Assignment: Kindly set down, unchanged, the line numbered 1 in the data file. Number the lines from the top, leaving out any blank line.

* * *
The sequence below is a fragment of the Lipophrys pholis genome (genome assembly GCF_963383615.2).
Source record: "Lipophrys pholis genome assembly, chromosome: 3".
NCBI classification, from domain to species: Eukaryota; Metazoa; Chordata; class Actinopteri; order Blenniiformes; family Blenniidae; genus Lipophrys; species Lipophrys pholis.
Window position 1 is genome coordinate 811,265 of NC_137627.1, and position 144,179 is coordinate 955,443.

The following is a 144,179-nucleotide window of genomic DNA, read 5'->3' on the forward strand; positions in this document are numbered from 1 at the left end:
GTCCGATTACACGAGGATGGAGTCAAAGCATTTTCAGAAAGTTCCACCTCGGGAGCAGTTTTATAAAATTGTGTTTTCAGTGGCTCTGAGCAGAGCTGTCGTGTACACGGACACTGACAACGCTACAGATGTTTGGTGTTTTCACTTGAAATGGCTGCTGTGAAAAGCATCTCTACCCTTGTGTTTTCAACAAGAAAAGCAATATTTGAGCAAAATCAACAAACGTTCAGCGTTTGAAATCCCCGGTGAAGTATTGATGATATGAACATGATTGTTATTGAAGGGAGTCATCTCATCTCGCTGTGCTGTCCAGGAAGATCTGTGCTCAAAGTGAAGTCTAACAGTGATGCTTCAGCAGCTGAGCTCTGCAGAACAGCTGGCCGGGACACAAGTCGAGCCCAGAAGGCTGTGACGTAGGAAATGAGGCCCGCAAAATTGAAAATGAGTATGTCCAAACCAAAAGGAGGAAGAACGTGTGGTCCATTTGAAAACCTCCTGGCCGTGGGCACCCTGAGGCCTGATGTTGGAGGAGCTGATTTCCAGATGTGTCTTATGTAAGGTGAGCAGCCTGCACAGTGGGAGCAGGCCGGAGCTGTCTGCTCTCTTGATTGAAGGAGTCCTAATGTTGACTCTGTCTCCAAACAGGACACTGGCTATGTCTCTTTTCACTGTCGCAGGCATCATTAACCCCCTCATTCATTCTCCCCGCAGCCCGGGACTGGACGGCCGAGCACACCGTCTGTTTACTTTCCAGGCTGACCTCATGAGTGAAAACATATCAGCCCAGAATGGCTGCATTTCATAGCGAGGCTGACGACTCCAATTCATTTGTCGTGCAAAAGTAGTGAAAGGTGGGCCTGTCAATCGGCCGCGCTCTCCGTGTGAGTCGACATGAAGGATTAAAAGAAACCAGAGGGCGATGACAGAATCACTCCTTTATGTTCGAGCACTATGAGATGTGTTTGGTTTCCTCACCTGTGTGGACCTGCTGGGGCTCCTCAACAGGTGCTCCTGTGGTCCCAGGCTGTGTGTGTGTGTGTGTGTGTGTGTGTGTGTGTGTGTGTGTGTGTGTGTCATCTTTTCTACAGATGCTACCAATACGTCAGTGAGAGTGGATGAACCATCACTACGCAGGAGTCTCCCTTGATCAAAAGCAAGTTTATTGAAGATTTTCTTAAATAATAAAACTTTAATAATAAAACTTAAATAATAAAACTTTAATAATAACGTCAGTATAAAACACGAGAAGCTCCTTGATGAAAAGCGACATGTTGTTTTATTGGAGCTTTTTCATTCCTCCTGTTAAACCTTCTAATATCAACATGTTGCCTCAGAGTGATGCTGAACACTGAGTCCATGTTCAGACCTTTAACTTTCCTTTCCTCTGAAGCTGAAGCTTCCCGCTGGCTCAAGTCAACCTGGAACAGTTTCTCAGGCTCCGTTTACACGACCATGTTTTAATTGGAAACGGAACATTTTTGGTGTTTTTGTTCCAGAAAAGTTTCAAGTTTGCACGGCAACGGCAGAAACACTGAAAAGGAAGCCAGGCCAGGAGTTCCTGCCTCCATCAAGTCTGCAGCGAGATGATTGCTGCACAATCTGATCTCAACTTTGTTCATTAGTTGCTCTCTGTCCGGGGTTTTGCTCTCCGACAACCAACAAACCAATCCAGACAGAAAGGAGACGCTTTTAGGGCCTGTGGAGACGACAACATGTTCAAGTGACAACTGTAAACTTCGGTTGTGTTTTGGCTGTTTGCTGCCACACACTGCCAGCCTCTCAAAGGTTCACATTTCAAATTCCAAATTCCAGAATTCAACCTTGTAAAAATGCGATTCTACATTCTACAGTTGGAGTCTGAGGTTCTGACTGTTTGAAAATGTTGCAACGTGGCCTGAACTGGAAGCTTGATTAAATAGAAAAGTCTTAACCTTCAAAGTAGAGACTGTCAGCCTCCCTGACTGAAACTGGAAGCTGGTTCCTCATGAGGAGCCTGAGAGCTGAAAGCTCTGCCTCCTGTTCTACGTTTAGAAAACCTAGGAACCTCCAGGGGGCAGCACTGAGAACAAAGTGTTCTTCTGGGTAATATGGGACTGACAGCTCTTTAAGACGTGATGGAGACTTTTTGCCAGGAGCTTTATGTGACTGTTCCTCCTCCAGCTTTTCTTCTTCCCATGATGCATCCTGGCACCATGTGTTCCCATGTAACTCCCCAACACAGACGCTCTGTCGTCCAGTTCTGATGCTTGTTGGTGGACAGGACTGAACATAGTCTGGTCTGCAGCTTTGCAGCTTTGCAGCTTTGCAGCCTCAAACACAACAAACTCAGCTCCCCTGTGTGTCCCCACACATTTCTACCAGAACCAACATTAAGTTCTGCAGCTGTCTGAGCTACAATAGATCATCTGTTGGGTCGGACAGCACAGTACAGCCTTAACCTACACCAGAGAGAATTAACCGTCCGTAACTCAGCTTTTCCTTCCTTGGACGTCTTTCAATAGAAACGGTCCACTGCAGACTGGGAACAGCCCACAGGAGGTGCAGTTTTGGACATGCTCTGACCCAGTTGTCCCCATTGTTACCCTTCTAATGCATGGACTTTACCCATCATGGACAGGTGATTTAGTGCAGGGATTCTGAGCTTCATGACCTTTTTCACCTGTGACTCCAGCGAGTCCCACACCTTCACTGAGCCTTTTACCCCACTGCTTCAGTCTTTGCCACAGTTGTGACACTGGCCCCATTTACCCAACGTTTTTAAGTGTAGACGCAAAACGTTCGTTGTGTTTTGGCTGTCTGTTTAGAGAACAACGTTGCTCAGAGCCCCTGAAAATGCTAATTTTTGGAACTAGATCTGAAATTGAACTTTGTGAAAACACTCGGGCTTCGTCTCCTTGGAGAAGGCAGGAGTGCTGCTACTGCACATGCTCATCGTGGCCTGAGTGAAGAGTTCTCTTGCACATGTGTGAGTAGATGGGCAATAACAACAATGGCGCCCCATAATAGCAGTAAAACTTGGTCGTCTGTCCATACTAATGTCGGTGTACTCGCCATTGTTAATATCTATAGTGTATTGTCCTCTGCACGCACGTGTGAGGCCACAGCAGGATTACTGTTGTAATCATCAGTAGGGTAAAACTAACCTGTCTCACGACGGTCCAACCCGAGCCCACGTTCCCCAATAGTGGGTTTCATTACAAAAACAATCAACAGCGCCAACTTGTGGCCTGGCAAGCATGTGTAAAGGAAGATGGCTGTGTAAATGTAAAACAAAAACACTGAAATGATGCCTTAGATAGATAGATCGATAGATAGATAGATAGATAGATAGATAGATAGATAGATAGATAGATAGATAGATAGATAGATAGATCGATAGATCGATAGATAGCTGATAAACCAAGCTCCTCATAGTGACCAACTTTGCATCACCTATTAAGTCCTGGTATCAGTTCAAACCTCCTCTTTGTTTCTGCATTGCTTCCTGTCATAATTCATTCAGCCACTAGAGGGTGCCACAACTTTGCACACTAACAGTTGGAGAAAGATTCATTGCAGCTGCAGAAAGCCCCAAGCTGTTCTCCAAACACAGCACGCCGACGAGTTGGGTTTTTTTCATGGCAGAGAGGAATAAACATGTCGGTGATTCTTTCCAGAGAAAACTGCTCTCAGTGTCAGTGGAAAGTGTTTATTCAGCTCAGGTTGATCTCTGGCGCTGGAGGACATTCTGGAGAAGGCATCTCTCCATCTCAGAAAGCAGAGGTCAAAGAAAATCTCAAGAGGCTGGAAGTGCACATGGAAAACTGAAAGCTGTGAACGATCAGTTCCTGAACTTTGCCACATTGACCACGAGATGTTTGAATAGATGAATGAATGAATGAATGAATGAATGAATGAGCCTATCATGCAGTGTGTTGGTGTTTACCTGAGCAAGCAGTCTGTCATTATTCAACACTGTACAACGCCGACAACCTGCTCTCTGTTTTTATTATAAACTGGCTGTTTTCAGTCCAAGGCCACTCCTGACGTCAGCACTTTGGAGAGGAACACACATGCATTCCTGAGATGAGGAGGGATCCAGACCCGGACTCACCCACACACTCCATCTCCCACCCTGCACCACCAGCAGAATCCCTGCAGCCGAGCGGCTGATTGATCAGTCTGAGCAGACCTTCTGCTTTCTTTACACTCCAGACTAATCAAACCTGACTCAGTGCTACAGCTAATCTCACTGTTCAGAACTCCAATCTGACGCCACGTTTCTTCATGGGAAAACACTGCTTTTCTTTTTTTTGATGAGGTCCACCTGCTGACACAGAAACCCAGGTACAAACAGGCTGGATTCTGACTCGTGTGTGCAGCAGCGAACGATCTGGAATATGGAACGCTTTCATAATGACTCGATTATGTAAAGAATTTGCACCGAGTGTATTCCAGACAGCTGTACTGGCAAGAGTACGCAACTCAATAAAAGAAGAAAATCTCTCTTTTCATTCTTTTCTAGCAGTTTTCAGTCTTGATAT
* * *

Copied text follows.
The sequence below is a fragment of the Lipophrys pholis genome (genome assembly GCF_963383615.2).